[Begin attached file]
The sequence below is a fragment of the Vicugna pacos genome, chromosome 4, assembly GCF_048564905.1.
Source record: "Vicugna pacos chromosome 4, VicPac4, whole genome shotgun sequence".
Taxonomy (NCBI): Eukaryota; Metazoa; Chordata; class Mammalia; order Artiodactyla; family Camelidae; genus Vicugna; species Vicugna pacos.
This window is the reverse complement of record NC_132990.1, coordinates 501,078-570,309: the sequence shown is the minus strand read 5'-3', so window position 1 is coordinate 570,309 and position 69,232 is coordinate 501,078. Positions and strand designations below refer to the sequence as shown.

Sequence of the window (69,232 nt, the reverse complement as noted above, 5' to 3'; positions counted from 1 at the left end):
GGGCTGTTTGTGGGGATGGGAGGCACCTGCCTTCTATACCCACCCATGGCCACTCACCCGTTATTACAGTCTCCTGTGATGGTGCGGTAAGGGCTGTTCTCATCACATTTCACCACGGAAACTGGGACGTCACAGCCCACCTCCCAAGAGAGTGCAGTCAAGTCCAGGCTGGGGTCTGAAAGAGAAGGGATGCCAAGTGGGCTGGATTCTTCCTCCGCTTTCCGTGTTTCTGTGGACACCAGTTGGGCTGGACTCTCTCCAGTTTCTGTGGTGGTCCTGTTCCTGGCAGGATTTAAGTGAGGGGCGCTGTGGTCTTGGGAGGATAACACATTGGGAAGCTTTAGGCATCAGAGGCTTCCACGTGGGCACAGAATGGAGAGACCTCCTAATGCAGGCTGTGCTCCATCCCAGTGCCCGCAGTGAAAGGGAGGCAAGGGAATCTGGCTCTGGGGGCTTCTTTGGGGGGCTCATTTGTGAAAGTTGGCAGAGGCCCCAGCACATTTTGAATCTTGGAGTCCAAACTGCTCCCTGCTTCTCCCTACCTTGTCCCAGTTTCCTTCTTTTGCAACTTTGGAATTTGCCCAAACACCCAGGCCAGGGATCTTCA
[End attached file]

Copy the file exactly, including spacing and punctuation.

The sequence below is a fragment of the Vicugna pacos genome, chromosome 4, assembly GCF_048564905.1.
Source record: "Vicugna pacos chromosome 4, VicPac4, whole genome shotgun sequence".
Taxonomy (NCBI): Eukaryota; Metazoa; Chordata; class Mammalia; order Artiodactyla; family Camelidae; genus Vicugna; species Vicugna pacos.
This window is the reverse complement of record NC_132990.1, coordinates 501,078-570,309: the sequence shown is the minus strand read 5'-3', so window position 1 is coordinate 570,309 and position 69,232 is coordinate 501,078. Positions and strand designations below refer to the sequence as shown.

Sequence of the window (69,232 nt, the reverse complement as noted above, 5' to 3'; positions counted from 1 at the left end):
GGGCTGTTTGTGGGGATGGGAGGCACCTGCCTTCTATACCCACCCATGGCCACTCACCCGTTATTACAGTCTCCTGTGATGGTGCGGTAAGGGCTGTTCTCATCACATTTCACCACGGAAACTGGGACGTCACAGCCCACCTCCCAAGAGAGTGCAGTCAAGTCCAGGCTGGGGTCTGAAAGAGAAGGGATGCCAAGTGGGCTGGATTCTTCCTCCGCTTTCCGTGTTTCTGTGGACACCAGTTGGGCTGGACTCTCTCCAGTTTCTGTGGTGGTCCTGTTCCTGGCAGGATTTAAGTGAGGGGCGCTGTGGTCTTGGGAGGATAACACATTGGGAAGCTTTAGGCATCAGAGGCTTCCACGTGGGCACAGAATGGAGAGACCTCCTAATGCAGGCTGTGCTCCATCCCAGTGCCCGCAGTGAAAGGGAGGCAAGGGAATCTGGCTCTGGGGGCTTCTTTGGGGGGCTCATTTGTGAAAGTTGGCAGAGGCCCCAGCACATTTTGAATCTTGGAGTCCAAACTGCTCCCTGCTTCTCCCTACCTTGTCCCAGTTTCCTTCTTTTGCAACTTTGGAATTTGCCCAAACACCCAGGCCAGGGATCTTCA